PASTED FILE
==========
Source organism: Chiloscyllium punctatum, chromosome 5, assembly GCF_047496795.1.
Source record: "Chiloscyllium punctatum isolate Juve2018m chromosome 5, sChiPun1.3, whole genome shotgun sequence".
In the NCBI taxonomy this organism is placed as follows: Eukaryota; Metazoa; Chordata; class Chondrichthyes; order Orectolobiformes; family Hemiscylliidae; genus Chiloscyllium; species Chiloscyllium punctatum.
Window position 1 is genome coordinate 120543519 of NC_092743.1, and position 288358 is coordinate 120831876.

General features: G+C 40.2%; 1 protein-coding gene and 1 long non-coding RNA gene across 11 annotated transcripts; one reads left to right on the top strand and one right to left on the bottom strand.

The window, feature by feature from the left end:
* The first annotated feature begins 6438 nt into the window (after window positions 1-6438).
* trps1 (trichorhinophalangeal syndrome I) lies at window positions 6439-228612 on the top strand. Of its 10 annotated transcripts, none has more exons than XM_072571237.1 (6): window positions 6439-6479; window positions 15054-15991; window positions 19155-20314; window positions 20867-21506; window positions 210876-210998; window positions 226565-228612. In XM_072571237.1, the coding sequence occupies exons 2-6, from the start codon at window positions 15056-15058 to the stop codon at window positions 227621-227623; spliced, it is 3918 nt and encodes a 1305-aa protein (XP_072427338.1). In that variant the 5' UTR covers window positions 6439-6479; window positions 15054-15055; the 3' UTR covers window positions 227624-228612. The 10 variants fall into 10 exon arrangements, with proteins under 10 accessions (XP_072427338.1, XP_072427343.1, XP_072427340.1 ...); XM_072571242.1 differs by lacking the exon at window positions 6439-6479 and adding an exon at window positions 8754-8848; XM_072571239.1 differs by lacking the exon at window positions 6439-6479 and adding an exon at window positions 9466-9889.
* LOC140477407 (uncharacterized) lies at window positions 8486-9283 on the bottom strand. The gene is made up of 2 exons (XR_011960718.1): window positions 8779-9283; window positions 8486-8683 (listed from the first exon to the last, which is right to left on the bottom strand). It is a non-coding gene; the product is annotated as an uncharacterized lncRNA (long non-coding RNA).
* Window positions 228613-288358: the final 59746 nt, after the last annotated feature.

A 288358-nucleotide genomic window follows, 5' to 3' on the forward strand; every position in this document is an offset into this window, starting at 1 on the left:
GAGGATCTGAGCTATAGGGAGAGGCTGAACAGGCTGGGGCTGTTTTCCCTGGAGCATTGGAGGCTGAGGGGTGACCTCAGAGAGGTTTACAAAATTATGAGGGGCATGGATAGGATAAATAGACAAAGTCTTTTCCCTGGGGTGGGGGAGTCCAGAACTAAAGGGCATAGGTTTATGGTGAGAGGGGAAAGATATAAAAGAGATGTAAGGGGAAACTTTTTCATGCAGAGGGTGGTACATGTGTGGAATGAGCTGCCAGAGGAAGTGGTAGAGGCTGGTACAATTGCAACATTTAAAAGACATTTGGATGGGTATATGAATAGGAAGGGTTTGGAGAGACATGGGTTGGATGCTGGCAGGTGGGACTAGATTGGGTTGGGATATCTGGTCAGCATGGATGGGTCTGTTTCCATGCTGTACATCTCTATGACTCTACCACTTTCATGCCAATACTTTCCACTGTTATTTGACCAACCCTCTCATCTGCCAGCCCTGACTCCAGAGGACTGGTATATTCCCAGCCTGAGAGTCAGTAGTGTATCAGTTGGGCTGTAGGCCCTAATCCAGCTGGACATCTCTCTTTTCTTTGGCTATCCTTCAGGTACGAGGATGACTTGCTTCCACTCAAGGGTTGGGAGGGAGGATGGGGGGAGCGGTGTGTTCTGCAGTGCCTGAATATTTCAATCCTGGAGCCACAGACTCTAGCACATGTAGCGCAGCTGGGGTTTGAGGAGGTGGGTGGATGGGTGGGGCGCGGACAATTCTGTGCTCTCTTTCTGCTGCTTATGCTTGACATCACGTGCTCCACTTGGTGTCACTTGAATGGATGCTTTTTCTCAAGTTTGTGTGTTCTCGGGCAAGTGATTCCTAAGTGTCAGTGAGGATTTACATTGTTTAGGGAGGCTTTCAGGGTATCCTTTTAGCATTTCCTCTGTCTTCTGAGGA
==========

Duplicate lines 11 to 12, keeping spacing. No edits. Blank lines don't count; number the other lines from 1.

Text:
A 288358-nucleotide genomic window follows, 5' to 3' on the forward strand; every position in this document is an offset into this window, starting at 1 on the left:
GAGGATCTGAGCTATAGGGAGAGGCTGAACAGGCTGGGGCTGTTTTCCCTGGAGCATTGGAGGCTGAGGGGTGACCTCAGAGAGGTTTACAAAATTATGAGGGGCATGGATAGGATAAATAGACAAAGTCTTTTCCCTGGGGTGGGGGAGTCCAGAACTAAAGGGCATAGGTTTATGGTGAGAGGGGAAAGATATAAAAGAGATGTAAGGGGAAACTTTTTCATGCAGAGGGTGGTACATGTGTGGAATGAGCTGCCAGAGGAAGTGGTAGAGGCTGGTACAATTGCAACATTTAAAAGACATTTGGATGGGTATATGAATAGGAAGGGTTTGGAGAGACATGGGTTGGATGCTGGCAGGTGGGACTAGATTGGGTTGGGATATCTGGTCAGCATGGATGGGTCTGTTTCCATGCTGTACATCTCTATGACTCTACCACTTTCATGCCAATACTTTCCACTGTTATTTGACCAACCCTCTCATCTGCCAGCCCTGACTCCAGAGGACTGGTATATTCCCAGCCTGAGAGTCAGTAGTGTATCAGTTGGGCTGTAGGCCCTAATCCAGCTGGACATCTCTCTTTTCTTTGGCTATCCTTCAGGTACGAGGATGACTTGCTTCCACTCAAGGGTTGGGAGGGAGGATGGGGGGAGCGGTGTGTTCTGCAGTGCCTGAATATTTCAATCCTGGAGCCACAGACTCTAGCACATGTAGCGCAGCTGGGGTTTGAGGAGGTGGGTGGATGGGTGGGGCGCGGACAATTCTGTGCTCTCTTTCTGCTGCTTATGCTTGACATCACGTGCTCCACTTGGTGTCACTTGAATGGATGCTTTTTCTCAAGTTTGTGTGTTCTCGGGCAAGTGATTCCTAAGTGTCAGTGAGGATTTACATTGTTTAGGGAGGCTTTCAGGGTATCCTTTTAGCATTTCCTCTGTCTTCTGAGGA